[TCML] OT: Help with special LF antenna design
g.peterson at tfcbooks.com
Sun Apr 27 11:04:26 MDT 2008
> To obtain maximum sensitivity, is it better to have a bigger diameter loop
> with fewer turns, or a smaller diameter loop with more turns?
The physical size of the loop affects the capture ability of the loop. The
larger the winding size the greater the pickup. In other words, the larger
the loop diameter, the greater the efficiency.
"A small loop antenna appears as a very large resonant circuit. The loop
itself can be viewed as a large single turn inductor of this circuit. Due
to the large (relatively speaking) size of this inductor, radiation very
easily takes place. Experimenters have noticed that the more turns there
are to this inductor, the less efficient it is. For some low frequency loop
antennas several turns may be required to obtain resonance but radiation
efficiency usually suffers. Basically, the radiation resistance increases
as the loop size increases. The higher the radiation resistance, the higher
the efficiency assuming a constant loss resistance. Increasing the number
of turns in a loop increases the inductance but also increased the loss
resistance. Taken to the extreme, ordinary tank circuits don't radiate much
at all due to the small, multi-turn inductors. . . .
"[Interestingly] There have been claims that a vertical small loop does not
suffer from the pseudo-Brewster angle notch-out effect that other vertical
antennas will have when installed over real ground. I have not uncovered
any theory to back this up and my first thought would be that a vertical
small loop should act like any other vertical antenna in this regard.
However, the real world experience of users would indicate that this
phenomenon may need further investigation. . . ." [
----- Original Message -----
From: "David Speck" <Dave at davidspeckmd.org>
To: "Tesla Coil Mailing List" <tesla at pupman.com>
Sent: Thursday, April 24, 2008 6:23 PM
Subject: [TCML] OT: Help with special LF antenna design
> With your indulgence, I'd like to ask a question about optimum design of a
> low frequency antenna, not exactly a TC question, but sorta, kinda close.
> With the thunderstorm season upon us again, I'd like to build a sferic
> detector like the one I made back in high school some time in the Middle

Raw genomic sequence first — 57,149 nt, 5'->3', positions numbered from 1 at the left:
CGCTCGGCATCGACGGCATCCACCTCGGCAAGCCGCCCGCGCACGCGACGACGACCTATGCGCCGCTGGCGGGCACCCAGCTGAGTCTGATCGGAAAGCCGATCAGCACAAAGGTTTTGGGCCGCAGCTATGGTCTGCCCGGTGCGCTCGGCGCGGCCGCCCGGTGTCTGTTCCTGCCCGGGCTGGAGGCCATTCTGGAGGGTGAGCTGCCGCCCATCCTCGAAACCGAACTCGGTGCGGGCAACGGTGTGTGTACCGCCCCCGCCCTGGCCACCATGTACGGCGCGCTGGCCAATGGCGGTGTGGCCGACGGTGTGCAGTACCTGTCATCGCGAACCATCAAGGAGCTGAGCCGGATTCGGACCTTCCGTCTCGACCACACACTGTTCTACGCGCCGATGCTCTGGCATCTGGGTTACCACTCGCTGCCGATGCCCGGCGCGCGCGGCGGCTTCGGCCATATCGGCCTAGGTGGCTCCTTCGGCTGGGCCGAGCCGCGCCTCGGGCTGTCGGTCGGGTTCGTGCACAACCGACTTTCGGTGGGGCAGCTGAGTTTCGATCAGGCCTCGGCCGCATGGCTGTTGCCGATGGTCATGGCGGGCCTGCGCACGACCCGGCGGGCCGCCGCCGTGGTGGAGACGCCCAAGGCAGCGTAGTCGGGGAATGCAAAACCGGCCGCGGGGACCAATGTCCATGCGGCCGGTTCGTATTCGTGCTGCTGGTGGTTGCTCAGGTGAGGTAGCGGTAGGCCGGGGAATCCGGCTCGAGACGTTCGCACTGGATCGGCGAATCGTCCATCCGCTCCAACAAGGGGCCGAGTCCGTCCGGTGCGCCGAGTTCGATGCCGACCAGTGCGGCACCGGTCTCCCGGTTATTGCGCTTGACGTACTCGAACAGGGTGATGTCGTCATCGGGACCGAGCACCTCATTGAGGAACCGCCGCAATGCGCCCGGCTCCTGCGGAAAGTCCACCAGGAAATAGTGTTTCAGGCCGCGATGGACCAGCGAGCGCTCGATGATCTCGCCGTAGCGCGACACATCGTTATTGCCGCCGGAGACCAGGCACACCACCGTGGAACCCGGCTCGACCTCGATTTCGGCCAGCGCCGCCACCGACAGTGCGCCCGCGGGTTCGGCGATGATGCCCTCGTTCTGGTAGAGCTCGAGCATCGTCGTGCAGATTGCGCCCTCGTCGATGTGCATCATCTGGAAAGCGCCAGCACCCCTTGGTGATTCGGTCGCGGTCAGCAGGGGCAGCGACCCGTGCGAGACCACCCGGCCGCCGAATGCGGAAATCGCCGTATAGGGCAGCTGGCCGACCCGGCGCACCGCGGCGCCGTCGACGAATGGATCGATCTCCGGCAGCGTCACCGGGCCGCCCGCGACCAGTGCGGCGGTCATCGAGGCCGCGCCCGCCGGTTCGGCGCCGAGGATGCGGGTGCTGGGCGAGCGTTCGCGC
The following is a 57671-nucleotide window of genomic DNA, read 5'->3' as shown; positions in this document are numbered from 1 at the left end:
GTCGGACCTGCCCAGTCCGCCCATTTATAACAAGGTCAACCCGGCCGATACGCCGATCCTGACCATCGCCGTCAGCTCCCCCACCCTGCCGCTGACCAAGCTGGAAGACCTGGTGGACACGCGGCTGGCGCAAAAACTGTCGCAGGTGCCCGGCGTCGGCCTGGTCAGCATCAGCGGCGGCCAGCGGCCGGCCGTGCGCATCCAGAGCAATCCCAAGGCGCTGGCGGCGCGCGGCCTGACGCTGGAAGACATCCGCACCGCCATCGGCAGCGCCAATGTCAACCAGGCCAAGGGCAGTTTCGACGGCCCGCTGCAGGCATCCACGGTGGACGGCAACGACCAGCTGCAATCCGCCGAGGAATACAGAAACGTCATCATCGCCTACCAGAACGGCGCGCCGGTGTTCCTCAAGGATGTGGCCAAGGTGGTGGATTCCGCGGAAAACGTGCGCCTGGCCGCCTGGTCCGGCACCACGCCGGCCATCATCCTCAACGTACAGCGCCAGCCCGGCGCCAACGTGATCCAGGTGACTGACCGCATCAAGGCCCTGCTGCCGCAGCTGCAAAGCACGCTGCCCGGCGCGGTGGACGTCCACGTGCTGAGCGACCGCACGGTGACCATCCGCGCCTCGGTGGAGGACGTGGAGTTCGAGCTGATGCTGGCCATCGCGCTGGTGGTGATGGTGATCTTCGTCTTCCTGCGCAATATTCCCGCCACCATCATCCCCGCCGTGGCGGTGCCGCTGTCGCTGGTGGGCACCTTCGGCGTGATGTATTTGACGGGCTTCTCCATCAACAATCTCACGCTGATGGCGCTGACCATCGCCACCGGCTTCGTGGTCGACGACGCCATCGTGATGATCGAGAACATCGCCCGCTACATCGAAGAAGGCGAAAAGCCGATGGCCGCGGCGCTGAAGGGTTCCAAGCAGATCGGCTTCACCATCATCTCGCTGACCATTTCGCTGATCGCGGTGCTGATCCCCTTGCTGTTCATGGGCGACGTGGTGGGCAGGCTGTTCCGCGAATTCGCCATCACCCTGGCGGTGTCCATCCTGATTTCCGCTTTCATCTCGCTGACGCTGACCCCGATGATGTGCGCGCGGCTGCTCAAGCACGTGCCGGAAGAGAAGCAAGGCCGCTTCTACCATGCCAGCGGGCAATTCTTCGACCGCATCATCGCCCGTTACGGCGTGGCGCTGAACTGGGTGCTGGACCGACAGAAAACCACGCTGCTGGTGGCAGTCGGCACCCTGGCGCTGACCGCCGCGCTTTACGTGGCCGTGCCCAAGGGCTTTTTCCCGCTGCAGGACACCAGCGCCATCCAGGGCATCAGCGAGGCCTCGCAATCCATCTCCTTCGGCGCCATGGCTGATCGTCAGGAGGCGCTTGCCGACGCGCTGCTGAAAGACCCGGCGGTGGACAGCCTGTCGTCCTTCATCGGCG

> Ages. For those not familiar with sferics (a contraction of "atmospheric
> electricity"), these are audio frequency EM waves radiated by lightning
> and other natural phenomena.
> You can make a pretty neat lightning detector which gives an indication of
> bearing and distance to a lightning strike by using two circular loop
> antennae mounted at right angles to each other, which are connected to the
> inputs of a simple X-Y oscilloscope display. If you use an
> omnidirectional vertical wire antenna connected to a monopolar amplifier
> driving the Z-axis of the scope, you will get an unambiguous bearing
> indication to the strike.
> My question relates to the optimum design of the antenna. The original
> Scientific American "Amateur Scientist" article used a loop of 100 turns
> of wire wound around a split hula hoop as a coilform. The whole antenna
> was wrapped in aluminum foil as an electrostatic shield, with a small gap
> in the shield to avoid acting as a shorted turn.
> I understand that the more turns there are in the antenna, the more
> sensitive it is, but the more inductance it would have, which I think
> would limit the high frequency response. Making the loop larger in
> diameter with the same number of turns would also increase its sensitivity
> because it would enclose more lines of magnetic flux, but again, also its
> inductance. Of course, there are limits to a convenient size and
> unobtrusive location for erecting a pair of big silver loops.
> My question to those more facile with these concepts is: To obtain
> maximum sensitivity, is it better to have a bigger diameter loop with
> fewer turns, or a smaller diameter loop with more turns? After extensive
> web searching, I've seen it done both ways.
> Thanks in advance,
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